Wednesday, June 3, 2009

Women Who Came Before Me

As an educator, I often observe that it is much more difficult for my female students to express their opinions in class, especially when their point of view is challenged by male students. In class, women speak in a more tentative way, often formulate their thoughts as a question, allow male students to interrupt them.

From personal experience I know that one of the things that helps us to find a voice in public settings is the feminist tradition behind us. I am extremely fortunate in having three generations of powerful successful women with great careers behind me. When you observe your mother, your grandmother and your great-grandmother who occupy a position of power and who teach you to not be afraid of voicing your own opinions, you grow up knowing that you have an undisputable right to speak and to be heard.
Sent via BlackBerry by AT&T


Pagan Topologist said...

This is a problem. I often call on women in preference to men in classes to attempt to offset it, but this has the unfortunate effect of having some students label me a "dirty old man" who notices his female students way too much.

But, I do not like the solution of sex-segregated colleges, which some advocate.

Clarissa said...

I didn't notice that a comment appeared in this older post. Thanks for noticing it!

"this has the unfortunate effect of having some students label me a "dirty old man" who notices his female students way too much"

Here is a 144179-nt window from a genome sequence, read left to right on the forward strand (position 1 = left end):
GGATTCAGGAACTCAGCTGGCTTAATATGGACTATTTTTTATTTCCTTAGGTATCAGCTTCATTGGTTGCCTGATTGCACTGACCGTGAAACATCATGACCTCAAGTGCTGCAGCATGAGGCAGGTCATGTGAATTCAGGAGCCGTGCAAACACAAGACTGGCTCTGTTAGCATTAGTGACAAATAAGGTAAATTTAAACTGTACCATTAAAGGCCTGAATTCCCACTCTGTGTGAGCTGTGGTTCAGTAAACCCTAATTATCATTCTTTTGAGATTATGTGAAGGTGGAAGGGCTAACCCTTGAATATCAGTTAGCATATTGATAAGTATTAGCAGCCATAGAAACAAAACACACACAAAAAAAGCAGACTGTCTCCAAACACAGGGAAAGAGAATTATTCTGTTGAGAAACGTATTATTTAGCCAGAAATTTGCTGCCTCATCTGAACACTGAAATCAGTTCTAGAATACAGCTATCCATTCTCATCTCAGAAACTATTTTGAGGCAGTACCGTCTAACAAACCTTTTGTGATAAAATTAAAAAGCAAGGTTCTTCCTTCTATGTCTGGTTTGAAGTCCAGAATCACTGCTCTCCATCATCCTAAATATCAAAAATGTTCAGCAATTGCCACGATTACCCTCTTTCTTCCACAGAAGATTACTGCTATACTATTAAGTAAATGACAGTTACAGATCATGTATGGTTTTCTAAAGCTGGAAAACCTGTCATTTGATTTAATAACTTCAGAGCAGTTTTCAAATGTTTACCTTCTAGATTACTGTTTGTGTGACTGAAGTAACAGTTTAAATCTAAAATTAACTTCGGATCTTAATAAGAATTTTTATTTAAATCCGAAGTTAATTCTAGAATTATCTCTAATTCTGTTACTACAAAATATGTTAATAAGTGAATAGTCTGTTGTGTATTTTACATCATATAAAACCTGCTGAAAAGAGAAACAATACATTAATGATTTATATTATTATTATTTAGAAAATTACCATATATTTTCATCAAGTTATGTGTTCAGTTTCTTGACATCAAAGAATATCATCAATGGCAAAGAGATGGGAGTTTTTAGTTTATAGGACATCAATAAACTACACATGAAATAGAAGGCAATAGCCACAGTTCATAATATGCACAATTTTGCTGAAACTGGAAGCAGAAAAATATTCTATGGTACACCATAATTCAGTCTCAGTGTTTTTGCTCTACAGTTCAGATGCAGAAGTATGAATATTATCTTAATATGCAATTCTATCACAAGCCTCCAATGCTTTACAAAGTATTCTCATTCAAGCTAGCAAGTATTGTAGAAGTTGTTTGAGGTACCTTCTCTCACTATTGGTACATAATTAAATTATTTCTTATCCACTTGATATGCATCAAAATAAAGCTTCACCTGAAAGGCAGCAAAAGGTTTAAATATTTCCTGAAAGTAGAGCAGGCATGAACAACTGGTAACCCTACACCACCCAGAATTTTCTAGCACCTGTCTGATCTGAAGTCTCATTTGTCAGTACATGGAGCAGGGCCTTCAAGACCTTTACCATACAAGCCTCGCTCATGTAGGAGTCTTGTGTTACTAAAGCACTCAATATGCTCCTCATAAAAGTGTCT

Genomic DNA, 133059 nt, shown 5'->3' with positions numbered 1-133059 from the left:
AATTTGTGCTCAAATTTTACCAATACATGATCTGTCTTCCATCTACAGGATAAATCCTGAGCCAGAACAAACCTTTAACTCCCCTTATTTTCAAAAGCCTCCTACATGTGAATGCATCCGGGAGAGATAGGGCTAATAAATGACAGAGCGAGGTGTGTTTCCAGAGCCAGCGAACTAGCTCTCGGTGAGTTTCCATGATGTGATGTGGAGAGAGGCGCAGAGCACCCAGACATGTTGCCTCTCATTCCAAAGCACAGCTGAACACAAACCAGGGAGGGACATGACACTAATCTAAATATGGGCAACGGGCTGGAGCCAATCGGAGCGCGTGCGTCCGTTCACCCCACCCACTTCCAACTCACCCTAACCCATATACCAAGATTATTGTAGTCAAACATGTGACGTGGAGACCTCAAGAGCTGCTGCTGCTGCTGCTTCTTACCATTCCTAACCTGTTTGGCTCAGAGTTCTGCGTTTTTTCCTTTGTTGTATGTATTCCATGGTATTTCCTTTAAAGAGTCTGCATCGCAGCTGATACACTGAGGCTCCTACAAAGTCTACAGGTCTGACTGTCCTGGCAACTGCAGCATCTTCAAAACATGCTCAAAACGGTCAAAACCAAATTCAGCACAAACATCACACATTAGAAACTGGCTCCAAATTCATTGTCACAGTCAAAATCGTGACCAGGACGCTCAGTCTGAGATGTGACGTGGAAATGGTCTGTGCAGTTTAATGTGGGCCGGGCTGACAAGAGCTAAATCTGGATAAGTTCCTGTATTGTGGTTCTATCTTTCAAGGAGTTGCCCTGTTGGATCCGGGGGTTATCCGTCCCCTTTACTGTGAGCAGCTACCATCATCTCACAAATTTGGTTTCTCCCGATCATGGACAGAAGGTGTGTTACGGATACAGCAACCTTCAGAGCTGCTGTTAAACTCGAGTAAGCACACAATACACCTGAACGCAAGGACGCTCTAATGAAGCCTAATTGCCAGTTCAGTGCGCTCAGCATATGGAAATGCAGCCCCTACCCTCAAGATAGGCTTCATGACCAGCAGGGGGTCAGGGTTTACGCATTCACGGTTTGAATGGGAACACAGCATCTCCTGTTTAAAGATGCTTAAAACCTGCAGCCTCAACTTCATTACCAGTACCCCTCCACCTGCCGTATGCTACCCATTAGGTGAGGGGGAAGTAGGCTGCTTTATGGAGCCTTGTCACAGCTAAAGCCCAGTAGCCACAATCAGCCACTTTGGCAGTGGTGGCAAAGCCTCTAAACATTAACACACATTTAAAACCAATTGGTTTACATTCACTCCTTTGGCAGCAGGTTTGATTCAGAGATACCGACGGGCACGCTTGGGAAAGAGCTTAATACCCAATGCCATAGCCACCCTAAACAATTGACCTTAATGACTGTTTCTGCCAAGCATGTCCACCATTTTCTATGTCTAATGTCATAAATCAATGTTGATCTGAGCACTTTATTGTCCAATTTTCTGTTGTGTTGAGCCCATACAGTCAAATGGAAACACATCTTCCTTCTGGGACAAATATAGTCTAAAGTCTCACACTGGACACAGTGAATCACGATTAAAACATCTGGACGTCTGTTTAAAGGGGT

-I don't think students would think that. At least, I wouldn't. In your discipline, it should be all that more difficult for female students to speak out since there are many more men in math courses.

Pagan Topologist said...

This is interesting. I shall have to check my spring semester classes, but I think the number of males and of females is about equal in our classes for math majors. Quite a few women want to be high school math teachers.

Clarissa said...

Once all two of our male students didn't show up for class. And female students shared that they found it a lot easier to participate. So even two very unoffensive guys made them feel inhibited. That was at Cornell. These female students seemed very self-assured, intelligent and over-achieving. That's why I was VERY surprised to hear this from them.

In my country, I never heard male students say anything in class at all. They just sat in the back of the classroom and giggled. I was shocked when I heard male students actually speak in class in Canada. That was a huge culture shock. :-) Men! Speaking! Having opinions! Weird! :-)